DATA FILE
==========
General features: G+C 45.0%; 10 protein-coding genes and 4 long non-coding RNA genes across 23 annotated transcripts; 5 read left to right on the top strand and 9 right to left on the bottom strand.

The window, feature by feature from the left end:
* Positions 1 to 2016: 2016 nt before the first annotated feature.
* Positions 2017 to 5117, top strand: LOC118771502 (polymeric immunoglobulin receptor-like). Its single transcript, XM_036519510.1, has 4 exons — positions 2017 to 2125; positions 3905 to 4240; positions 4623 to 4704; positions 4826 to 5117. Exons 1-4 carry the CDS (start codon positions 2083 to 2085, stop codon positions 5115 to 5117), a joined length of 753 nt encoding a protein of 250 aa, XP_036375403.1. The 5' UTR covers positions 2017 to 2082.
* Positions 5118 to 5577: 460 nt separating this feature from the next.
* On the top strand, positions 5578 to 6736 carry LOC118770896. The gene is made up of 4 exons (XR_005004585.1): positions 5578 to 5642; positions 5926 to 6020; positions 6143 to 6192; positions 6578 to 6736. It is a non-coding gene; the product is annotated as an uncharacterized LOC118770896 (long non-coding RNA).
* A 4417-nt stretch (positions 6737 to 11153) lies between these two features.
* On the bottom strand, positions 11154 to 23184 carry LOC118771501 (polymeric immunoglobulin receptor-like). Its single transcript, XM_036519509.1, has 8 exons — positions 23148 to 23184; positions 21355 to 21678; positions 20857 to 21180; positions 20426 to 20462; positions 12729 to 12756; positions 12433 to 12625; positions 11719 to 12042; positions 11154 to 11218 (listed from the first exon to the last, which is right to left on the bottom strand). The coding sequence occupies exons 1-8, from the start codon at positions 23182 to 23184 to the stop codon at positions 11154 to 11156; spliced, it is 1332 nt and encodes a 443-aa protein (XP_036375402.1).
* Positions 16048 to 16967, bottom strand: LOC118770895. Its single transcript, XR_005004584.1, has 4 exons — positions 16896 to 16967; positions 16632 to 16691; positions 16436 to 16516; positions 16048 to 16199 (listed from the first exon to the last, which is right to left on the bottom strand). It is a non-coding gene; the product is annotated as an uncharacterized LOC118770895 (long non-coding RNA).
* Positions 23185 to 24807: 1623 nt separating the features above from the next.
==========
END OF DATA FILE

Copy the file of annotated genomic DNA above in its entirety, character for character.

General features: G+C 45.0%; 10 protein-coding genes and 4 long non-coding RNA genes across 23 annotated transcripts; 5 read left to right on the top strand and 9 right to left on the bottom strand.

The window, feature by feature from the left end:
* Positions 1 to 2016: 2016 nt before the first annotated feature.
* Positions 2017 to 5117, top strand: LOC118771502 (polymeric immunoglobulin receptor-like). Its single transcript, XM_036519510.1, has 4 exons — positions 2017 to 2125; positions 3905 to 4240; positions 4623 to 4704; positions 4826 to 5117. Exons 1-4 carry the CDS (start codon positions 2083 to 2085, stop codon positions 5115 to 5117), a joined length of 753 nt encoding a protein of 250 aa, XP_036375403.1. The 5' UTR covers positions 2017 to 2082.
* Positions 5118 to 5577: 460 nt separating this feature from the next.
* On the top strand, positions 5578 to 6736 carry LOC118770896. The gene is made up of 4 exons (XR_005004585.1): positions 5578 to 5642; positions 5926 to 6020; positions 6143 to 6192; positions 6578 to 6736. It is a non-coding gene; the product is annotated as an uncharacterized LOC118770896 (long non-coding RNA).
* A 4417-nt stretch (positions 6737 to 11153) lies between these two features.
* On the bottom strand, positions 11154 to 23184 carry LOC118771501 (polymeric immunoglobulin receptor-like). Its single transcript, XM_036519509.1, has 8 exons — positions 23148 to 23184; positions 21355 to 21678; positions 20857 to 21180; positions 20426 to 20462; positions 12729 to 12756; positions 12433 to 12625; positions 11719 to 12042; positions 11154 to 11218 (listed from the first exon to the last, which is right to left on the bottom strand). The coding sequence occupies exons 1-8, from the start codon at positions 23182 to 23184 to the stop codon at positions 11154 to 11156; spliced, it is 1332 nt and encodes a 443-aa protein (XP_036375402.1).
* Positions 16048 to 16967, bottom strand: LOC118770895. Its single transcript, XR_005004584.1, has 4 exons — positions 16896 to 16967; positions 16632 to 16691; positions 16436 to 16516; positions 16048 to 16199 (listed from the first exon to the last, which is right to left on the bottom strand). It is a non-coding gene; the product is annotated as an uncharacterized LOC118770895 (long non-coding RNA).
* Positions 23185 to 24807: 1623 nt separating the features above from the next.